Ann Marie O’Neill
Patient/Founder & CEO, Thrombosis Ireland
60% of blood clots happen as a result of a hospital stay and many are preventable. Thrombosis Ireland & HSE have rolled out one million Blood Clot Alert Cards to all the Irish Public Acute Hospitals with the recommendation that they be used as part of their hospital VTE (venous thromboembolism) prevention strategy. All patients admitted should receive this card before discharge as their risk of getting a blood clot remains high for 90 days after they go home.
What is a blood clot?
A blood clot is made up of platelets and red blood cells that form a plug and a mesh of cross-linked fibrin protein, causing a blockage in a blood vessel. Blood clots do not discriminate between young, old, male or female. They can happen to anyone. They are very treatable if caught in time but can be potentially fatal if ignored or missed, so awareness can be lifesaving.
What increases your risk of getting a blood clot?
• A hospital stay – and the following 90 days once you’re home.
• Having active cancer or receiving cancer treatment.
• Being pregnant or having had a baby fewer than six weeks ago
• Becoming immobile (more than three days in bed/travel non-stop more than six hours/ in a leg cast
Risk may increase further if:
• You or a close relative had a blood clot
• You had surgery in the last 90 days
• You have thrombophilia (tendency to clot)
• You are on the oral contraceptive pill or HRT
• You have heart, lung or inflammatory disease
• You are over 60 years of age or are overweight
• You have varicose veins that become red and sore
Signs and symptoms of a blood clot:
• Swelling or pain in one leg, usually the calf, or arm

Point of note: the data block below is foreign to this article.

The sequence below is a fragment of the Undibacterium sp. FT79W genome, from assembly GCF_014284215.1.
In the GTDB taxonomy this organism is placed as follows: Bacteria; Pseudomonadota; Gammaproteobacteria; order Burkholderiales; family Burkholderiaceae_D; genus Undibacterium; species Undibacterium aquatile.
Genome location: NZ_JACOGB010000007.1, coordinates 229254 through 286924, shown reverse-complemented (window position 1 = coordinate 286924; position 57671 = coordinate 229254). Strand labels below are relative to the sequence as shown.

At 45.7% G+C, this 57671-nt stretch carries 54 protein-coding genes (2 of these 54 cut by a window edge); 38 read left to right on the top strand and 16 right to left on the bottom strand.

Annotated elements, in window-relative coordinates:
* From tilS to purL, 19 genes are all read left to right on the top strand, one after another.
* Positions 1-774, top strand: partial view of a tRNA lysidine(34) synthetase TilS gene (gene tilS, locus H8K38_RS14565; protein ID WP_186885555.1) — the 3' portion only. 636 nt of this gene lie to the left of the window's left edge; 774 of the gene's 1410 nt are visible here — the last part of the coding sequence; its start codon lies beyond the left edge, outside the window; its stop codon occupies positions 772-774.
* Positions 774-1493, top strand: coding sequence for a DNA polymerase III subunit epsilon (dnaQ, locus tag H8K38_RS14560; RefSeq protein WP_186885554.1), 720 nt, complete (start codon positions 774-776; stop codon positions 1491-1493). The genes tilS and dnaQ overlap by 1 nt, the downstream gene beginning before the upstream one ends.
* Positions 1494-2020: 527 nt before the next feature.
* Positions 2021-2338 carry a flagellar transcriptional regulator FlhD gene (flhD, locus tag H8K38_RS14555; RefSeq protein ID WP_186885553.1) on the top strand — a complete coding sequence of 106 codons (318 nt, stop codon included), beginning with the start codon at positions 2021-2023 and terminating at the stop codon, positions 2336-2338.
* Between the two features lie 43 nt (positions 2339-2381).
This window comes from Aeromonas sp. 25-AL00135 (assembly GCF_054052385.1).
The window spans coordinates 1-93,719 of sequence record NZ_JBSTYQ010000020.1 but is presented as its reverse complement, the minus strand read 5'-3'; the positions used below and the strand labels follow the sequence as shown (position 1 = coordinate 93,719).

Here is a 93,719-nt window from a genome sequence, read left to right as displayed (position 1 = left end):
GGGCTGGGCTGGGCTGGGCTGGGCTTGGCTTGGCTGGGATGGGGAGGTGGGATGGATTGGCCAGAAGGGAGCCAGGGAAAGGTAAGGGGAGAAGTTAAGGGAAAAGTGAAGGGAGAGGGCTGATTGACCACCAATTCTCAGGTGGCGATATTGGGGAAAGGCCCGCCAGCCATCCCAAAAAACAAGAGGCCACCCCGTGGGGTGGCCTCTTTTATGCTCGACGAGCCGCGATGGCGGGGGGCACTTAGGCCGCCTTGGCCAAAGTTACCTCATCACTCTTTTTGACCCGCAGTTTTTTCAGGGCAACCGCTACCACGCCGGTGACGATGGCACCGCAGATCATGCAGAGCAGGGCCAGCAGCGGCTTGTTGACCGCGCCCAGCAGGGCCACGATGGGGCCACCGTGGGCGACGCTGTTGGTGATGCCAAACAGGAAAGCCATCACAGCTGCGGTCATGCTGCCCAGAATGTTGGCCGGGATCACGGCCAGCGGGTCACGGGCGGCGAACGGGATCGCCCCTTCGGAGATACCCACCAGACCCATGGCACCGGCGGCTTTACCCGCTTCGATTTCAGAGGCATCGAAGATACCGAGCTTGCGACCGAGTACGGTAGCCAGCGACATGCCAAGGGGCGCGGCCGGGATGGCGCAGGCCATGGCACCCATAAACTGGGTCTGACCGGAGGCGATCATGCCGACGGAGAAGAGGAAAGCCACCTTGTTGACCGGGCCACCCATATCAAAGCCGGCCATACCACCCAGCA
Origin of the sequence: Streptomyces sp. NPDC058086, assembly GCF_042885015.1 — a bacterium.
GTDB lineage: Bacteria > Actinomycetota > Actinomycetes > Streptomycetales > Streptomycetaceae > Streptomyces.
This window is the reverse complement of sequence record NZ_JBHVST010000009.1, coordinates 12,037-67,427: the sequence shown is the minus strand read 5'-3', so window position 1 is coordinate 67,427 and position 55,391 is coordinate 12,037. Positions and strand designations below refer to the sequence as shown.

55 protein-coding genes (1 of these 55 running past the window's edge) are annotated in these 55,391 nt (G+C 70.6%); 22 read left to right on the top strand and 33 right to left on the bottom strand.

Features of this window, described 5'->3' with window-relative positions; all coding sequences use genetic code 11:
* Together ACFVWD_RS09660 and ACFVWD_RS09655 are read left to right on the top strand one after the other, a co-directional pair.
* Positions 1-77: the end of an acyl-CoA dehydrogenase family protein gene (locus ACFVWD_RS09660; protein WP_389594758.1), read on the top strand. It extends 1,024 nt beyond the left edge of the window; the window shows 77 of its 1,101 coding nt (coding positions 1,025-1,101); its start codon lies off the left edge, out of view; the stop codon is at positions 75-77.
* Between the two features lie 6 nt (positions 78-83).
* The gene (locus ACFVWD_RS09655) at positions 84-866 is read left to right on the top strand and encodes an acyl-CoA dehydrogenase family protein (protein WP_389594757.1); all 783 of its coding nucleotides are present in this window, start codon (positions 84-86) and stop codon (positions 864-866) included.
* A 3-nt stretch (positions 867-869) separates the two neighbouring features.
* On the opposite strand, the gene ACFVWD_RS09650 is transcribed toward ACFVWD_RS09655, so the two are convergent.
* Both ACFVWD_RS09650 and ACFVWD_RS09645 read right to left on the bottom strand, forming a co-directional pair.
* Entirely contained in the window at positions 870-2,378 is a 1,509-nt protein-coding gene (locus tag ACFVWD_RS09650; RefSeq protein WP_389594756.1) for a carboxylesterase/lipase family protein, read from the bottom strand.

• warmth or redness in the leg or arm
• Shortness of breath or rapid breathing
• Chest pain (particularly when breathing deeply)
• Coughing or coughing up blood
If you have one or more of these symptoms, you may have a clot and need urgent treatment. Do not delay seeking medical advice.
Blood clots are preventable in many cases and very treatable if caught on time. Patients and carers need to be aware of the risks and the signs of a blood clot, in order to protect themselves and their loved ones, particularly in the 90 days after discharge from hospital.
Blood Clot Alert Card
The Blood Clot Alert Card is designed to be used as an information tool for patients admitted to our acute hospitals. It informs patients of their risk, the signs and the need to get medical attention fast. It also prompts them to request a VTE risk assessment from their doctor to assess if they need intervention to prevent blood clots while in hospital and when they go home.
It reminds them of the importance of walking and moving as much as possible to keep their blood flowing and the need to keep hydrated. Awareness about blood clots will save lives. Patients are entitled to be informed so they can be vigilant and proactive about their health.